The other night in my Companions class, we were asked to write a haiku about how grudges, desires and anxieties affect our spiritual growth. While I love to words, writing under pressure for public consumption gives my stomach a flurry of Mothra sized butterflies. Neurotic about just about anything I write, I have a whole set of anxieties reserved especially for poetry. Even haikus, which always seem to turn up as fun stabs at poetry for the unpoetic (which is unfair, because it's just as difficult to write a good haiku as any other form of poetry), make me anxious. Chalk it up to my super-sized need for approval.
So, when pressed to write, all I could come up with was:
Thinking up haikus
Fills me with anxiety
I do not love them
Once that concept had infiltrated my head, that was it. No more room at the inn. By the end of our short writing time, my mind was filled with haiku inspired resistance and my paper blank. So I was forced to scrawl my My Grudge Against Haikus haiku down on it, put it in the basket from which we were all going to select each others work to read aloud, and sit there looking squirrely until mine was up. It got a laugh, which appeased the approval need, but left me feeling a bit like a cheater in terms of authenticity.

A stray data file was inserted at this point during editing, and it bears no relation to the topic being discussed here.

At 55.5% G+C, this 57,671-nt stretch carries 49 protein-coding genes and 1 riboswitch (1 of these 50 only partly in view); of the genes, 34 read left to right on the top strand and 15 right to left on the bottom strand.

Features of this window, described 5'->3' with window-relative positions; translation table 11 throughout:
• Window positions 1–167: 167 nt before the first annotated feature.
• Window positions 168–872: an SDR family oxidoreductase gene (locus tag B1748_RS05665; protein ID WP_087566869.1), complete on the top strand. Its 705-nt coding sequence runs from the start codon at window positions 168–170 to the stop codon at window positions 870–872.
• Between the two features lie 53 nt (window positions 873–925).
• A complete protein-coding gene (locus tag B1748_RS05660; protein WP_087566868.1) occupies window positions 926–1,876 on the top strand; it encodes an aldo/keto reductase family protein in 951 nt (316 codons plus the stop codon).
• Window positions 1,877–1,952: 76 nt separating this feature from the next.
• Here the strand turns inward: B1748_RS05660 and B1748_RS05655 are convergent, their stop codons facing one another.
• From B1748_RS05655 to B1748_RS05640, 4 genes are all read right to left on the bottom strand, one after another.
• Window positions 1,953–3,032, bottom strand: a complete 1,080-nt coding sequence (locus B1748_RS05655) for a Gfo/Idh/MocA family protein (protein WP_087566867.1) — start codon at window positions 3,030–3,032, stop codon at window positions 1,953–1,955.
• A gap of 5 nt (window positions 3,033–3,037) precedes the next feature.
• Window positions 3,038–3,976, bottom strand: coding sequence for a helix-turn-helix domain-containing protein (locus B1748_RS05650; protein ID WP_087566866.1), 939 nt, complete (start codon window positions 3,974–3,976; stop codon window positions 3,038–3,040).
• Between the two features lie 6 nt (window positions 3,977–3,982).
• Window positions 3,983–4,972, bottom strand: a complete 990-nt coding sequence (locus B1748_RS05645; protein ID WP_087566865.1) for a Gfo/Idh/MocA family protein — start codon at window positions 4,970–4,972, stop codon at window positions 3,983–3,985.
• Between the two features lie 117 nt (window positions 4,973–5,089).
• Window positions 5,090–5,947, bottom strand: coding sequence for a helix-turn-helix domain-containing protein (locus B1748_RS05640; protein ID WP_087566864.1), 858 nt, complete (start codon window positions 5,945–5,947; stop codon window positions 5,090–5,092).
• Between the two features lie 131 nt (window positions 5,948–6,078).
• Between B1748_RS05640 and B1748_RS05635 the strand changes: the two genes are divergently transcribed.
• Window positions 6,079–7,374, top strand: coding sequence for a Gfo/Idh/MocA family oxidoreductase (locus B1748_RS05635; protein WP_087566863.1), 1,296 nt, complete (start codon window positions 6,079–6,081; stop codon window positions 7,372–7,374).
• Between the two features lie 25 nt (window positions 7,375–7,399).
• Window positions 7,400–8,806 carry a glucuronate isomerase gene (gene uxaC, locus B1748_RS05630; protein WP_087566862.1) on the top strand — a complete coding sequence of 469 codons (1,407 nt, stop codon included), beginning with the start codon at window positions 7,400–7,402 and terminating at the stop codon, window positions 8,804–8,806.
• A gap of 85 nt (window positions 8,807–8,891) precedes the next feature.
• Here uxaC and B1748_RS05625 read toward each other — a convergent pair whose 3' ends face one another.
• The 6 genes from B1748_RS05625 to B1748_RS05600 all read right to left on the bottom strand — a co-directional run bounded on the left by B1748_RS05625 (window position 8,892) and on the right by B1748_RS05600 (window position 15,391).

When I got home I started thinking. My experience with the poem is actually emblematic of the blindness that seizes us any time we become too focused on any fear, idea, want or expectation. Fear of becoming the author of the crappiest haiku (note to self: title of the stirring, triumphant memoir I will write in my golden years - The Crappiest Haiku: The Martina of Powellhurst Story) left me unable to treat the question as much more than a joke. Jokes are safe. If people laugh, it's okay. They were supposed to.
It's a lot easier to go for the laugh, focus on our fears than it is to own up to the negative parts of our belief systems. Sometimes we focus so much on what we feel, believe, want etc. that we don't see all of the possibilities that are out there. So, my self-assigned homework for the week is to be more aware of the times when I succumb to tunnel vision and to make an authentic attempt at trying something I'm not good at. Maybe I will surprise myself. Either way, it will be more memoir fodder.